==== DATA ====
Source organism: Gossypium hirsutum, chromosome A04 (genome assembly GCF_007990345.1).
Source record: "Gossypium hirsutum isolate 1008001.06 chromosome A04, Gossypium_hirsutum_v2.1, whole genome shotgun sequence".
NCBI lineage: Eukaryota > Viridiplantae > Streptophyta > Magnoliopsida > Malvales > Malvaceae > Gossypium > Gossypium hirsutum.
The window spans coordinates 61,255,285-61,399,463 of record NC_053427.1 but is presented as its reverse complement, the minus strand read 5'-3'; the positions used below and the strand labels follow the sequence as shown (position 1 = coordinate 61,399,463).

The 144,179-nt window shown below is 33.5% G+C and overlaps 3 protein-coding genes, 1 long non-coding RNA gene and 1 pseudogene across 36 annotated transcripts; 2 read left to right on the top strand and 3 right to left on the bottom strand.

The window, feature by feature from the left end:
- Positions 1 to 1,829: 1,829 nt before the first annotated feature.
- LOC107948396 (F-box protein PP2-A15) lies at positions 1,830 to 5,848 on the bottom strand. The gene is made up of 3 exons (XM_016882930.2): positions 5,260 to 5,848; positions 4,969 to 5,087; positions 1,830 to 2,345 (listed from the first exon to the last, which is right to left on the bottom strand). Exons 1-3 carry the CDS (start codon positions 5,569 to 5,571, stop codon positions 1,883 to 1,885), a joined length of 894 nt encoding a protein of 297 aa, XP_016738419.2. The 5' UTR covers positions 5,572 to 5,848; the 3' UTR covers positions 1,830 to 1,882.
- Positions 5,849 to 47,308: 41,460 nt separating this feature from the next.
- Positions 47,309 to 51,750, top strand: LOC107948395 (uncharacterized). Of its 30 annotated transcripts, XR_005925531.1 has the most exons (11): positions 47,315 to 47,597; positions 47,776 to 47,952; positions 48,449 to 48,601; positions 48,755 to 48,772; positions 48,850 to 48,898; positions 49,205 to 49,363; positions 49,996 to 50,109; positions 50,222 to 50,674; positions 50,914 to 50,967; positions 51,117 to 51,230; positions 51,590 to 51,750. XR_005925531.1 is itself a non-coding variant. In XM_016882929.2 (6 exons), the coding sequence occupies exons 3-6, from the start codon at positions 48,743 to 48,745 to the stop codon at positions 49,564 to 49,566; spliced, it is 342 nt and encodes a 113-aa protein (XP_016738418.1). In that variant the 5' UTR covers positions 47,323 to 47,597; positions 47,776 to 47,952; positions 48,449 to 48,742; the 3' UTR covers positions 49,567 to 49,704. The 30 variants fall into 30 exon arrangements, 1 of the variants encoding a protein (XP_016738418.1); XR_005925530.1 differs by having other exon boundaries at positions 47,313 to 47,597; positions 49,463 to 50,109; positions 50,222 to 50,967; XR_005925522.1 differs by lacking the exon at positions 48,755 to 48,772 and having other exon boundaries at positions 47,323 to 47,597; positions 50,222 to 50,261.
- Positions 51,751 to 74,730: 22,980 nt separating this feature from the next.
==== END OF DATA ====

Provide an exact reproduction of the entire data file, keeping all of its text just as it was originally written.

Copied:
Source organism: Gossypium hirsutum, chromosome A04 (genome assembly GCF_007990345.1).
Source record: "Gossypium hirsutum isolate 1008001.06 chromosome A04, Gossypium_hirsutum_v2.1, whole genome shotgun sequence".
NCBI lineage: Eukaryota > Viridiplantae > Streptophyta > Magnoliopsida > Malvales > Malvaceae > Gossypium > Gossypium hirsutum.
The window spans coordinates 61,255,285-61,399,463 of record NC_053427.1 but is presented as its reverse complement, the minus strand read 5'-3'; the positions used below and the strand labels follow the sequence as shown (position 1 = coordinate 61,399,463).

The 144,179-nt window shown below is 33.5% G+C and overlaps 3 protein-coding genes, 1 long non-coding RNA gene and 1 pseudogene across 36 annotated transcripts; 2 read left to right on the top strand and 3 right to left on the bottom strand.

The window, feature by feature from the left end:
- Positions 1 to 1,829: 1,829 nt before the first annotated feature.
- LOC107948396 (F-box protein PP2-A15) lies at positions 1,830 to 5,848 on the bottom strand. The gene is made up of 3 exons (XM_016882930.2): positions 5,260 to 5,848; positions 4,969 to 5,087; positions 1,830 to 2,345 (listed from the first exon to the last, which is right to left on the bottom strand). Exons 1-3 carry the CDS (start codon positions 5,569 to 5,571, stop codon positions 1,883 to 1,885), a joined length of 894 nt encoding a protein of 297 aa, XP_016738419.2. The 5' UTR covers positions 5,572 to 5,848; the 3' UTR covers positions 1,830 to 1,882.
- Positions 5,849 to 47,308: 41,460 nt separating this feature from the next.
- Positions 47,309 to 51,750, top strand: LOC107948395 (uncharacterized). Of its 30 annotated transcripts, XR_005925531.1 has the most exons (11): positions 47,315 to 47,597; positions 47,776 to 47,952; positions 48,449 to 48,601; positions 48,755 to 48,772; positions 48,850 to 48,898; positions 49,205 to 49,363; positions 49,996 to 50,109; positions 50,222 to 50,674; positions 50,914 to 50,967; positions 51,117 to 51,230; positions 51,590 to 51,750. XR_005925531.1 is itself a non-coding variant. In XM_016882929.2 (6 exons), the coding sequence occupies exons 3-6, from the start codon at positions 48,743 to 48,745 to the stop codon at positions 49,564 to 49,566; spliced, it is 342 nt and encodes a 113-aa protein (XP_016738418.1). In that variant the 5' UTR covers positions 47,323 to 47,597; positions 47,776 to 47,952; positions 48,449 to 48,742; the 3' UTR covers positions 49,567 to 49,704. The 30 variants fall into 30 exon arrangements, 1 of the variants encoding a protein (XP_016738418.1); XR_005925530.1 differs by having other exon boundaries at positions 47,313 to 47,597; positions 49,463 to 50,109; positions 50,222 to 50,967; XR_005925522.1 differs by lacking the exon at positions 48,755 to 48,772 and having other exon boundaries at positions 47,323 to 47,597; positions 50,222 to 50,261.
- Positions 51,751 to 74,730: 22,980 nt separating this feature from the next.